In this newsletter example from 99U, you can see the Adobe logo in the header instantly. This will ensure that the brand power they have won’t be wasted. You may not know 99U very well, but mostly everyone has heard of Adobe. Also, it might remind people where they signed up for this newsletter.
Compelling custom header for email newsletters
A header can be the thing that makes or prevents someone from reading the rest of your email newsletter. In this example from The Octopus, the header will stand out immediately in a crowded inbox.
Additionally, this example uses the name of the newsletter to direct the design choices, further cementing their unique brand font and style. You’re not going to forget a company that embraces an octopus so wholeheartedly.
Check out our email header templates for more ideas.
Airbnb interactive header email newsletter example
With a company as large as Airbnb, they have no shortage of creative talent. They also have an abundance of amazing places that you can stay around the world.
In this example, one of those places that you can stay at is featured in the newsletter header. And best of all, you can book it with one click, directly from the email.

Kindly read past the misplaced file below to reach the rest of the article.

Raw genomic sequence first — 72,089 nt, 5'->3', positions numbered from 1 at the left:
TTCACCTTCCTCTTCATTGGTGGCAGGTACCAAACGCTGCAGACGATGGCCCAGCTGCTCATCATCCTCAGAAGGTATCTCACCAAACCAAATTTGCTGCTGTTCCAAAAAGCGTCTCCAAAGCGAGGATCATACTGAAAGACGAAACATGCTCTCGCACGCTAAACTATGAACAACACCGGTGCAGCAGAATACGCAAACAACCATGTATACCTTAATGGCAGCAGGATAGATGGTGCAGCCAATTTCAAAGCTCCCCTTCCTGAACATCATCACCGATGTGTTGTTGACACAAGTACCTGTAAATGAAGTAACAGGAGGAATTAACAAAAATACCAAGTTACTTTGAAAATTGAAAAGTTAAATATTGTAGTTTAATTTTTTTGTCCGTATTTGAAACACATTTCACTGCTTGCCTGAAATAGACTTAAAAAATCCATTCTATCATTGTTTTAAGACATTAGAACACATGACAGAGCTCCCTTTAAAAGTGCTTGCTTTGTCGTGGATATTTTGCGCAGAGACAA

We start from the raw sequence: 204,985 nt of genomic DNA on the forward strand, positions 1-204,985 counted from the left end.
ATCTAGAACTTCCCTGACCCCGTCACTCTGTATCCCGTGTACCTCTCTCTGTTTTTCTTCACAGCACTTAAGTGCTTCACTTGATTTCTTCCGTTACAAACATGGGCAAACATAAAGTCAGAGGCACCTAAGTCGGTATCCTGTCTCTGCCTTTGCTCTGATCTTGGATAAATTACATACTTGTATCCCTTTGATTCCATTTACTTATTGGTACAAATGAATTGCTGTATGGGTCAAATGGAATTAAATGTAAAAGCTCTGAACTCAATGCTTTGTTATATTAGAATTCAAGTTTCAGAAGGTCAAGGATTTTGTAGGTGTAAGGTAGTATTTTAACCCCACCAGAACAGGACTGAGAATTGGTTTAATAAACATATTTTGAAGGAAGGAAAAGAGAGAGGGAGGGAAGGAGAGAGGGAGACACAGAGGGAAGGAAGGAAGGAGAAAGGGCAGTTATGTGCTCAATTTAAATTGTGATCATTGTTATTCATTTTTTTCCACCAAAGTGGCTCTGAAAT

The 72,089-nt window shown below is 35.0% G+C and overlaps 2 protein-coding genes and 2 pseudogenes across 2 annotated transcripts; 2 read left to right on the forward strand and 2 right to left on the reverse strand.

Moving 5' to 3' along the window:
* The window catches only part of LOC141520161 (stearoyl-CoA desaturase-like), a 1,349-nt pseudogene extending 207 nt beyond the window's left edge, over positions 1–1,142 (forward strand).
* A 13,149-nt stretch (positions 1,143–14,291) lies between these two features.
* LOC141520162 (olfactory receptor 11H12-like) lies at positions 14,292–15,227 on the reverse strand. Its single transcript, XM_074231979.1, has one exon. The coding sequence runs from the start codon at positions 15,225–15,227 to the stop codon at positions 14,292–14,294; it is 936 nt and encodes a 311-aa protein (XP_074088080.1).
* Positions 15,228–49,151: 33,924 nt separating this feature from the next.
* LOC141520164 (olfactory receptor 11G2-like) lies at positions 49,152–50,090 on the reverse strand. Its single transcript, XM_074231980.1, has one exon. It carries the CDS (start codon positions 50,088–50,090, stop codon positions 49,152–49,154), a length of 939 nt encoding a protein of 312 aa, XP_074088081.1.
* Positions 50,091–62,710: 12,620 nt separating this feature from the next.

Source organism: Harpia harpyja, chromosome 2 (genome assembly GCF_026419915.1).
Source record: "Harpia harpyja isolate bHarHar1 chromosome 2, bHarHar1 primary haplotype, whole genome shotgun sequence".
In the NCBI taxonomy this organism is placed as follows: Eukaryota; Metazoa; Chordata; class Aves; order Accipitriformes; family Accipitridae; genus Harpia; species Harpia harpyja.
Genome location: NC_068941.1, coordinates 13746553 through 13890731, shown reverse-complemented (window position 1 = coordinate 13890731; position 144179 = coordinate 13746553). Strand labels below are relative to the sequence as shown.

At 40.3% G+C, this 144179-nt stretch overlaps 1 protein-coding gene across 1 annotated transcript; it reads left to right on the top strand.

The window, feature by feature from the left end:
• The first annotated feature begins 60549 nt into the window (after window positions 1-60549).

They could have just as easily used the photo and then buried the link in the newsletter somewhere. But they made the header serve two purposes instead. You can easily copy their idea–for example, if you feature a blog post in your newsletter have the header link to that!
Branded stylish interior design newsletter layout
I was first drawn to this email newsletter template from Homepolish because of the clean lines and minimalistic theme. Only after I visited their website did I see the true greatness of this example.
The email newsletter and homepage feel so similar that people will never mistake who the email came from. Overall, it was one of the better uses of consistent branding that I saw in all of the examples.
Creative header gaming newsletter template
Your email newsletter header will likely be the first thing people see when they open your email. That’s why it’s important that you grab their attention with a creative header.
Create a header that reflects the theme of your newsletter, using icons to illustrate ideas and fonts that reflect the theme and mood.